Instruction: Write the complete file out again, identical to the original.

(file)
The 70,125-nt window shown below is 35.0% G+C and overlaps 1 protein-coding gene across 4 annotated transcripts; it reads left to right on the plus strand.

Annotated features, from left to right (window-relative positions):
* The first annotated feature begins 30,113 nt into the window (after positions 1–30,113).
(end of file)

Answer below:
The 70,125-nt window shown below is 35.0% G+C and overlaps 1 protein-coding gene across 4 annotated transcripts; it reads left to right on the plus strand.

Annotated features, from left to right (window-relative positions):
* The first annotated feature begins 30,113 nt into the window (after positions 1–30,113).